Japanese expert set to brighten up Shanghai’s CBD
Fram Kitagawa believes that fine art is not independent of ordinary people’s lives. In 1994, the 70-year-old Japanese exhibition curator changed Tachikawa, an abandoned military area on the outskirts of Tokyo, into an experimental art zone.
That year, he brought the FARET Tachikawa project to the small town of seven blocks, attracting 92 artists from 36 countries and regions. The project saw more than 100 public art pieces blended into the urban landscape.
This example has been copied around the world.
Kitagawa, chairman of the Tokyo-based Art Front Gallery, tells China Daily: “I prefer to involve many artists to get different perspectives. They are not here to create a single monument, which emphasizes uniform values.”
Now, he has a goal in China: To create the world’s most important public art zone in Lujiazui, the heart of Shanghai’s central business district.
Over the year 2017-18, 43 outdoor public-art pieces are to be created in a new business area in Lujiazui, which covers more than 250,000 square meters, says Kitagawa, who is the art director of the project.
Speaking about Shanghai, Kitagawa, who recently visited Beijing to deliver a lecture at Tsinghua University, says: “Since its opening up as an international harbor nearly 180 years ago, the city has always been a hub for different cultures due to cross-border communication and trade.”
Kitagawa says that 15 spots have been reserved for “renowned” artists, while the rest are open for applicants.
The deadline for applications is the end of this month, but Kitagawa says he has already received proposals from artists from around 60 countries and regions.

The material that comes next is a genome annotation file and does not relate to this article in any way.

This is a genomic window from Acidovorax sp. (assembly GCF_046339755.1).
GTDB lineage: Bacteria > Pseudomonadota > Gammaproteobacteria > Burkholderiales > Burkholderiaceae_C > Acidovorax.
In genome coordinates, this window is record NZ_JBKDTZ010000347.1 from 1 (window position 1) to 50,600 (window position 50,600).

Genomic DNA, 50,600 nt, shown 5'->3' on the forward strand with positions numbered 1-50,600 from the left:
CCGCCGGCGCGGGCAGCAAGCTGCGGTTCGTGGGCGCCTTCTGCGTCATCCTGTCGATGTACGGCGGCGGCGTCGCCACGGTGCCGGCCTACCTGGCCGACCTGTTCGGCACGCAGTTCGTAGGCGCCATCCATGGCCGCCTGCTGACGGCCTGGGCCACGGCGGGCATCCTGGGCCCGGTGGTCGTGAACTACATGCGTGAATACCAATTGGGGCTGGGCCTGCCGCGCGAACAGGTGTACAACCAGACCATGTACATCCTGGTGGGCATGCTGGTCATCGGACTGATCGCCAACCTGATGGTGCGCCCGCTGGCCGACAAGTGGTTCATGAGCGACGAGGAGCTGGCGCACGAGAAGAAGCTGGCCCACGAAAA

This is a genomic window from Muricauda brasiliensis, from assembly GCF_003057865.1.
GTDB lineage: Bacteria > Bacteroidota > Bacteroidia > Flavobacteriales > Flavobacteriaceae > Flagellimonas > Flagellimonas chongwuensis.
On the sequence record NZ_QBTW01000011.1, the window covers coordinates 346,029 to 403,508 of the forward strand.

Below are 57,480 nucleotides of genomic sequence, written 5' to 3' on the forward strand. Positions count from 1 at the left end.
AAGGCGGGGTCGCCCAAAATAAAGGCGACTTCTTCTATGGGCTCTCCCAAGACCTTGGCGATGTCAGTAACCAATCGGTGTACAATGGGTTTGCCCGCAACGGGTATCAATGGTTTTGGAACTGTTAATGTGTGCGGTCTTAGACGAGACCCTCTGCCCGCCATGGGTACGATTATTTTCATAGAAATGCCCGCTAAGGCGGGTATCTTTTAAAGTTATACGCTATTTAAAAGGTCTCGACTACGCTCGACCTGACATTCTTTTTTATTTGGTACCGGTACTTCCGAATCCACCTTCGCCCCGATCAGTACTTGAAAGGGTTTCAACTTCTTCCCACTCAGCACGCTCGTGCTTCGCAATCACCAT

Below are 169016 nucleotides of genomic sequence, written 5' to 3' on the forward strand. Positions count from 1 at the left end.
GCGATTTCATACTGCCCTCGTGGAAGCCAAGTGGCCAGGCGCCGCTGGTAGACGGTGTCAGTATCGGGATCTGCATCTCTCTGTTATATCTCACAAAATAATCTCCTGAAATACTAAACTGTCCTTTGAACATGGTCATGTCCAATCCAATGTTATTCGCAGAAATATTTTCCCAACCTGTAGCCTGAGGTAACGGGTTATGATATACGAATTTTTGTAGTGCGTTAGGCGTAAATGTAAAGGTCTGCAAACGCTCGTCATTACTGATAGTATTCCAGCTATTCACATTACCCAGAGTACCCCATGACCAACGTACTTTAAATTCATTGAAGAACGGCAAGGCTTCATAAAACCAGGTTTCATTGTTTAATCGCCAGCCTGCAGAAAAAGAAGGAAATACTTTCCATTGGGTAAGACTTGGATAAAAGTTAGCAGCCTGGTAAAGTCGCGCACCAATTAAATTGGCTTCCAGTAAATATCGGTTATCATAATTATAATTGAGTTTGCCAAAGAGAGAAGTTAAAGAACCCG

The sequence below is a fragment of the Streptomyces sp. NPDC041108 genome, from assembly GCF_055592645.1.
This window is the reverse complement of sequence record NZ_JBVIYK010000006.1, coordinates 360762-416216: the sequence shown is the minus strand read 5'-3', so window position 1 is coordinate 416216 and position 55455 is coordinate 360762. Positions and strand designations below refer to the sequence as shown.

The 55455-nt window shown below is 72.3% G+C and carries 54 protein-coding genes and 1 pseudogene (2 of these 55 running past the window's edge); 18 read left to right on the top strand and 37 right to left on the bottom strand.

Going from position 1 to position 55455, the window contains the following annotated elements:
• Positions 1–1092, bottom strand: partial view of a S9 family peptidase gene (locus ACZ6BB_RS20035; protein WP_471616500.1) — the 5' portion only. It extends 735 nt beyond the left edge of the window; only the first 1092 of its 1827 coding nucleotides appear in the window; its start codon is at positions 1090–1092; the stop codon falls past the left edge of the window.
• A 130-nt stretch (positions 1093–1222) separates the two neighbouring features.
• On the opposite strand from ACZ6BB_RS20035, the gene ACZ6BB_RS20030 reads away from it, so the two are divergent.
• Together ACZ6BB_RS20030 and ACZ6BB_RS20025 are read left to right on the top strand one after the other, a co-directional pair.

“The project in Lujiazui has an international flavor and will use artists to create a public space, which has deep cultural connotations,” he says.
“Public art is to let people experience different ways of life in one lifetime, just like reading.”
Meanwhile, in spite of his global perspective, Kitagawa says he wants public artwork to be deeply rooted in local communities.
“It can be successful only when it is admired by local people and reflects their happiness and sadness.”
As for Kitagawa’s other projects, there is the Echigo-Tsumari Art Triennale in a mountainous area of Japan’s Niiagata prefecture. Launched in 2000, the first show featured 148 artists from 32 countries and regions, showcasing the relationship between humans and nature through more than 1,000 pieces.
He says that local farmers are part of that “art gallery”, which covers 760 square kilometers.
Speaking about the event’s impact and the farmers’ roles in it, he says: “Perhaps, they did not understand the works at first, but when the event brings visitors … tourism brings happiness to local people. And Echigo-Trumari has seen an extraordinary number of repeat visitors.”
Over half of the visitors to the event have been there before.
Another major project is the Setouchi Triennale, which Kitagawa launched in 2010.
The event was meant to revitalize the local economy by creating modern art pieces related to the local environment.
Giving his views on public participation in the creation of these art zones, Kitagawa says that, in the case of Lujiazui, representatives of the property owners are to be invited to have their say in the choice of the art to be displayed as a first step to blending their daily lives with the upcoming art zone.
But Kitagawa is against the idea of polls when it comes to designing public art spaces.
However, the Lujiazui project will have an appraisal panel comprising museum curators, art commentators and government experts.
“Different tastes can live together, and we don’t need uniformity. The quality of the artwork is the priority,” he says.
“I’d like to use my previous experience to bring something unprecedented to Shanghai, but no one knows what is about to come.”
Kitagawa says he is more interested in ushering public art into traditional neighborhoods in Chinese cities, rather than newly established districts.
“And, with China now advocating a ‘beautiful countryside’, I think I can help bring newlife to those villages.”
But he admits it will take time before public art is widely accepted.
“In most cases, artists create works following their
I prefer to involve many artists to get different perspectives.” Fram Kitagawa, Japanese exhibition curator
intuition. And though the works may not have highsounding themes, they do manage to touch people’s hearts and give them positive energy,” he says.
Comparing art to a baby, he says: “It is disobedient and not productive, but very interesting. And people will build connections with each other to protect it.”
An installation at Tachikawa art zone on the outskirts of Tokyo.